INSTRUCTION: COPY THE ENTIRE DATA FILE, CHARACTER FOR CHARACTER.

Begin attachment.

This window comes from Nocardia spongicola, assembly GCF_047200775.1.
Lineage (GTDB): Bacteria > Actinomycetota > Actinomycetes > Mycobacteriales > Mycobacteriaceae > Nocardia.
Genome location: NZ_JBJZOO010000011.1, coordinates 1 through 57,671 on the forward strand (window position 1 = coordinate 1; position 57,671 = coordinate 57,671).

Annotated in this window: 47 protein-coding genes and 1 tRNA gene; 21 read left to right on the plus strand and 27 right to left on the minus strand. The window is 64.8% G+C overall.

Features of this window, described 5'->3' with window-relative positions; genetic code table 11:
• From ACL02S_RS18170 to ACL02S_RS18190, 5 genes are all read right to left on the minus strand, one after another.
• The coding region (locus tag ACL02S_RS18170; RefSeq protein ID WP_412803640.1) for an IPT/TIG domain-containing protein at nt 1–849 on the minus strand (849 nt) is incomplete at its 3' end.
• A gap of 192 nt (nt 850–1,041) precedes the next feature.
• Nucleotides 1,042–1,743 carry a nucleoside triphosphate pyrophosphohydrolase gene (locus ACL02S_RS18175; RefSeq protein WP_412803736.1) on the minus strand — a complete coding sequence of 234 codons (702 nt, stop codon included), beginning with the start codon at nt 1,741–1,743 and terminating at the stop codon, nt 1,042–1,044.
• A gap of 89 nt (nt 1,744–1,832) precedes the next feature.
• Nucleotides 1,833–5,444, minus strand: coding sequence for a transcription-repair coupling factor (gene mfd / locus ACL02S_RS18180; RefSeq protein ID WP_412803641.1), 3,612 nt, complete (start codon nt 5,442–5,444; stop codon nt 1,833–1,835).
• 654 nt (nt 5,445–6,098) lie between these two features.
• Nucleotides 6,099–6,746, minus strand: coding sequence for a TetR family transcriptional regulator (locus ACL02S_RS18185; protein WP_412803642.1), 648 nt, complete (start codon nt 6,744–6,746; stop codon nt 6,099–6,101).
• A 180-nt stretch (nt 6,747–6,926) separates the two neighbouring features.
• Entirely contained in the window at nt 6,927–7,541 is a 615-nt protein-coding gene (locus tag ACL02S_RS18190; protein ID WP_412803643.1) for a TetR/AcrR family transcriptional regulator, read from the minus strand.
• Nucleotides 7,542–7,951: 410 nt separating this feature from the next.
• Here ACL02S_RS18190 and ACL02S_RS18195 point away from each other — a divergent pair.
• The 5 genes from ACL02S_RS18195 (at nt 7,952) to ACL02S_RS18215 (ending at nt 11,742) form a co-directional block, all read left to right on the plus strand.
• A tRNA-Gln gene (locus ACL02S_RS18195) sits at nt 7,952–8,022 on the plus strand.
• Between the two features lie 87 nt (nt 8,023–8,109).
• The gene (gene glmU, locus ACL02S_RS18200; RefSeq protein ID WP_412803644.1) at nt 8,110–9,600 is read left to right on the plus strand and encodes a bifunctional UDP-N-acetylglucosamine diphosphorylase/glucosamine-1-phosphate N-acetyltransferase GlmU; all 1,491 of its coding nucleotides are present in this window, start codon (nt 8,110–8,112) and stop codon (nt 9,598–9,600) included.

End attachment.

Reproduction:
This window comes from Nocardia spongicola, assembly GCF_047200775.1.
Lineage (GTDB): Bacteria > Actinomycetota > Actinomycetes > Mycobacteriales > Mycobacteriaceae > Nocardia.
Genome location: NZ_JBJZOO010000011.1, coordinates 1 through 57,671 on the forward strand (window position 1 = coordinate 1; position 57,671 = coordinate 57,671).

Annotated in this window: 47 protein-coding genes and 1 tRNA gene; 21 read left to right on the plus strand and 27 right to left on the minus strand. The window is 64.8% G+C overall.

Features of this window, described 5'->3' with window-relative positions; genetic code table 11:
• From ACL02S_RS18170 to ACL02S_RS18190, 5 genes are all read right to left on the minus strand, one after another.
• The coding region (locus tag ACL02S_RS18170; RefSeq protein ID WP_412803640.1) for an IPT/TIG domain-containing protein at nt 1–849 on the minus strand (849 nt) is incomplete at its 3' end.
• A gap of 192 nt (nt 850–1,041) precedes the next feature.
• Nucleotides 1,042–1,743 carry a nucleoside triphosphate pyrophosphohydrolase gene (locus ACL02S_RS18175; RefSeq protein WP_412803736.1) on the minus strand — a complete coding sequence of 234 codons (702 nt, stop codon included), beginning with the start codon at nt 1,741–1,743 and terminating at the stop codon, nt 1,042–1,044.
• A gap of 89 nt (nt 1,744–1,832) precedes the next feature.
• Nucleotides 1,833–5,444, minus strand: coding sequence for a transcription-repair coupling factor (gene mfd / locus ACL02S_RS18180; RefSeq protein ID WP_412803641.1), 3,612 nt, complete (start codon nt 5,442–5,444; stop codon nt 1,833–1,835).
• 654 nt (nt 5,445–6,098) lie between these two features.
• Nucleotides 6,099–6,746, minus strand: coding sequence for a TetR family transcriptional regulator (locus ACL02S_RS18185; protein WP_412803642.1), 648 nt, complete (start codon nt 6,744–6,746; stop codon nt 6,099–6,101).
• A 180-nt stretch (nt 6,747–6,926) separates the two neighbouring features.
• Entirely contained in the window at nt 6,927–7,541 is a 615-nt protein-coding gene (locus tag ACL02S_RS18190; protein ID WP_412803643.1) for a TetR/AcrR family transcriptional regulator, read from the minus strand.
• Nucleotides 7,542–7,951: 410 nt separating this feature from the next.
• Here ACL02S_RS18190 and ACL02S_RS18195 point away from each other — a divergent pair.
• The 5 genes from ACL02S_RS18195 (at nt 7,952) to ACL02S_RS18215 (ending at nt 11,742) form a co-directional block, all read left to right on the plus strand.
• A tRNA-Gln gene (locus ACL02S_RS18195) sits at nt 7,952–8,022 on the plus strand.
• Between the two features lie 87 nt (nt 8,023–8,109).
• The gene (gene glmU, locus ACL02S_RS18200; RefSeq protein ID WP_412803644.1) at nt 8,110–9,600 is read left to right on the plus strand and encodes a bifunctional UDP-N-acetylglucosamine diphosphorylase/glucosamine-1-phosphate N-acetyltransferase GlmU; all 1,491 of its coding nucleotides are present in this window, start codon (nt 8,110–8,112) and stop codon (nt 9,598–9,600) included.